That particular WTF, however, works in a roundabout way to "Bloodlines"' advantage. I tried very hard to remain impartial and I know I failed spectacularly due to my annoyance at sitting down to watch Supernatural and then not getting to watch Supernatural. Here's the thing, though: Supernatural has done some really great things. It's one of the most unique and creative shows airing on The CW today and the fact that we're nine seasons in and headed for a tenth highlights the viability of the concept as well as fan interest and dedication... but Supernatural did not start out that way. It wasn't bad, but it lacked the meat that came with later seasons and the evolution into a more mythology-heavy, serialized show. I'm just as guilty of anyone else of getting nostalgic for the first season (or second, personally, OMG I love the second season) but really, what was the first season about? Two pretty male twentysomethings hunting a different monster every week while being really sexy about it.
What I'm saying is, "Bloodlines" didn't impress me much, but it has potential to be worthwhile with a little—or a lot—of tweaking. The writers certainly got the man-angst portion of the program right with dead lovers, family politics, and absentee parental units abounding. But if Bloodlines wants to tap into all that sweet, sweet Supernatural rabid fandom of crazy—which it so clearly does, what with the backdoor pilot and all—it needs to respect its source material and at the very least, let the damn shapeshifters shed.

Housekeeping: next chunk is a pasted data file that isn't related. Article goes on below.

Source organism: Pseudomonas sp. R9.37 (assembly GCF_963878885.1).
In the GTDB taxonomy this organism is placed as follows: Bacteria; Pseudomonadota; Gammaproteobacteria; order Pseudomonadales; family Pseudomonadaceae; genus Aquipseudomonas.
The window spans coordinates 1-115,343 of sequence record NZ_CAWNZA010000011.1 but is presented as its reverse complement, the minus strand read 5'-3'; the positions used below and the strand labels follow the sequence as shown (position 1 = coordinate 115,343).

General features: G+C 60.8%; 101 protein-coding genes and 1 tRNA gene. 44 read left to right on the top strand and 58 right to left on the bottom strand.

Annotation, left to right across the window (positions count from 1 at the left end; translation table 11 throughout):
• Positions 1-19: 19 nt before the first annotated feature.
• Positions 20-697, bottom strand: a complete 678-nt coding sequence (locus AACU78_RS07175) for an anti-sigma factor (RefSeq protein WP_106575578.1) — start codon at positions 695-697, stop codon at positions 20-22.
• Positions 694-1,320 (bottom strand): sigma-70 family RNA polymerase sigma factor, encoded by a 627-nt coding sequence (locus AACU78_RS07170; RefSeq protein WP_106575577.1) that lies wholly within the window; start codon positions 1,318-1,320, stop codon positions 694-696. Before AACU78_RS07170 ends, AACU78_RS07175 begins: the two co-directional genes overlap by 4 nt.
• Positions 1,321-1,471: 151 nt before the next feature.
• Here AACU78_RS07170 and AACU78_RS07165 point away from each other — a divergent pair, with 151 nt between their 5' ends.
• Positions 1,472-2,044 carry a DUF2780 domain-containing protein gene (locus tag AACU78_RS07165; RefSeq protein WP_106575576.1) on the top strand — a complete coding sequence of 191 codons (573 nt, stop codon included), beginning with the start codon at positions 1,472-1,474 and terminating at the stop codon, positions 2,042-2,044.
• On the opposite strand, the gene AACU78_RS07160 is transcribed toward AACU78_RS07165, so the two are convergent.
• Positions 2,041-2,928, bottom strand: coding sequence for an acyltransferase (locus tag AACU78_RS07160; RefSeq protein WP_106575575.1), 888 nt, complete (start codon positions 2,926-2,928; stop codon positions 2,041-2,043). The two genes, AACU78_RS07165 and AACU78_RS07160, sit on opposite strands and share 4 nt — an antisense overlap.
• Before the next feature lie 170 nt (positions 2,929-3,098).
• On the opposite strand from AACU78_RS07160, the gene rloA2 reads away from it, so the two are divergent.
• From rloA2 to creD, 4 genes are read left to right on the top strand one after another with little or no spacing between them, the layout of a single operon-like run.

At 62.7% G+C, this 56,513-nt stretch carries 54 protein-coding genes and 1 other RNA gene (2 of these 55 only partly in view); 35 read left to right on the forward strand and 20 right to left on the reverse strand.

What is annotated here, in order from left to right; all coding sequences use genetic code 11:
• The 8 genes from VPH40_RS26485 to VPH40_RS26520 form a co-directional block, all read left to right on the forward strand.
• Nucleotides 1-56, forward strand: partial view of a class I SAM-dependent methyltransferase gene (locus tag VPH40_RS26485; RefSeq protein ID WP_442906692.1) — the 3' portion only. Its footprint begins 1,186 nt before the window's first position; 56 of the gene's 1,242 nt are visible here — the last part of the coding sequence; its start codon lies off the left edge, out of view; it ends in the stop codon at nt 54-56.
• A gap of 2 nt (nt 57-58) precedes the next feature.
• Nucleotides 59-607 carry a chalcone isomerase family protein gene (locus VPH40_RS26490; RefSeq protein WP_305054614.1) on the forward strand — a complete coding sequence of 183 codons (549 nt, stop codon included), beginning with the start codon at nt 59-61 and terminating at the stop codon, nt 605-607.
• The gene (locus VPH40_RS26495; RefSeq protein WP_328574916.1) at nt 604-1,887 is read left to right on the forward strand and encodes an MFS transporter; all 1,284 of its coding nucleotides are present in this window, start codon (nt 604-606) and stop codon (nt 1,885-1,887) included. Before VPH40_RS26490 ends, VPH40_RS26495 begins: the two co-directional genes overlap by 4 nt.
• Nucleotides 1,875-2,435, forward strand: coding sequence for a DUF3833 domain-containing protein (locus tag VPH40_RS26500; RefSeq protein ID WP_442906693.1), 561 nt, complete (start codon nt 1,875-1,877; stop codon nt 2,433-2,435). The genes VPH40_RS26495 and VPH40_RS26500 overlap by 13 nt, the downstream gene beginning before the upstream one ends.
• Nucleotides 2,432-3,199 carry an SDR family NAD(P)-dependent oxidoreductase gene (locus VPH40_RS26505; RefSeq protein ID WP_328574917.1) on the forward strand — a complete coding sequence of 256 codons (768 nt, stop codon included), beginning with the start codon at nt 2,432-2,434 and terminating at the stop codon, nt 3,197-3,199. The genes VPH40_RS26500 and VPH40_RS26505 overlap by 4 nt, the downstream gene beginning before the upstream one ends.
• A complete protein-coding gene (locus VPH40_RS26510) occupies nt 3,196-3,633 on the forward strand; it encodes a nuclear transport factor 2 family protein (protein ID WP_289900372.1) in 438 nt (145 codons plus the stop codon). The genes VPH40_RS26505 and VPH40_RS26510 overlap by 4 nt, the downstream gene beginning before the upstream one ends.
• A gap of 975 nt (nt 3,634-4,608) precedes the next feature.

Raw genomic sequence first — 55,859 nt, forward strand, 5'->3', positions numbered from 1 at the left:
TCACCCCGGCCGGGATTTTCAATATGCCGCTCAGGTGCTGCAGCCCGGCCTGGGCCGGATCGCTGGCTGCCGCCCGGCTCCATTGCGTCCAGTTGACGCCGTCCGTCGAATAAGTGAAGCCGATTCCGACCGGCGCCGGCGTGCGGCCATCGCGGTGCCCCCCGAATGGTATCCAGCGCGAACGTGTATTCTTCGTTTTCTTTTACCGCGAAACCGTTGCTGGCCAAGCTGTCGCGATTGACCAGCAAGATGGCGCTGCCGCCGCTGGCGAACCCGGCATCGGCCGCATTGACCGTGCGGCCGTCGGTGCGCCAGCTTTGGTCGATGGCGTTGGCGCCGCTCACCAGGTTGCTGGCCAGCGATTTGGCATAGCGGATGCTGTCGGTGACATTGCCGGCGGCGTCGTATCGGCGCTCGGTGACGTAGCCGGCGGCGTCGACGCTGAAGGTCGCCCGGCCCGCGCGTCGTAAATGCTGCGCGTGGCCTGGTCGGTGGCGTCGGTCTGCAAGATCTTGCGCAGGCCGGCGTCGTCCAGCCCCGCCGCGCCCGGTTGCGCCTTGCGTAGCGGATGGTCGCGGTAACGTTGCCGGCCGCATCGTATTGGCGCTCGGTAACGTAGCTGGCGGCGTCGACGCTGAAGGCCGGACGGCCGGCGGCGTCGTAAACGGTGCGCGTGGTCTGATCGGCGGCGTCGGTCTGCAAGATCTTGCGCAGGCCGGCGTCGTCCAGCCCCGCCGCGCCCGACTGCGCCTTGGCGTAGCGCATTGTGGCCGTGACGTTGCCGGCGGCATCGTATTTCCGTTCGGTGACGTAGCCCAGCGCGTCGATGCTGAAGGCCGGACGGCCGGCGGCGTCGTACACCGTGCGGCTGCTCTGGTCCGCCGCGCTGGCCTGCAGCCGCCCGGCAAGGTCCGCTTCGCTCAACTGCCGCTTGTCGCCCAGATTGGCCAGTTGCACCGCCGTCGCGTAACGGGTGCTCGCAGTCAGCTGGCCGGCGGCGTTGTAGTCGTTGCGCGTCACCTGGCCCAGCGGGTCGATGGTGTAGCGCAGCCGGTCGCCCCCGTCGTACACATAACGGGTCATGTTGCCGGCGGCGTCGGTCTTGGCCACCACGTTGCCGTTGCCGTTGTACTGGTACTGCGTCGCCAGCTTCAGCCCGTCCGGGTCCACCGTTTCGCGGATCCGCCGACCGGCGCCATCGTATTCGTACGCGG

– "What's with the NRA Christmas in here?" I like Dave. It makes sense. He's basically Sam. I don't not like Ennis (a.k.a. Dean), but I'm just kind of over the tunnel-vision revenge-and-bloodthirstiness schtick.
– Dumb Winchester Sighting: all of it, probably done on purpose to make Ennis look smart enough to hunt on his own in anticipation of giving him a show. I hate backdoor pilots. Have I mentioned how much I hate backdoor pilots?
– The Black Keys music FTW! Love "Little Black Submarines."
– Is it sad that I predicted everything about Ennis's dad as soon as they said he was "dead?" Yawn.
– Will you be watching Bloodlines if it gets picked up? I'm willing to at least give it a chance. It's hard to judge a show based on one episode, especially when that episode isn't even technically an episode of that particular show. (See what I mean about backdoor pilots? SEE?)
– At the same time, this wasn't really en episode of Supernatural either. This half of Season Fine has been so Season Nein. Get it together, show!
AIRED ON 5/20/2014
Season 9 : Episode 23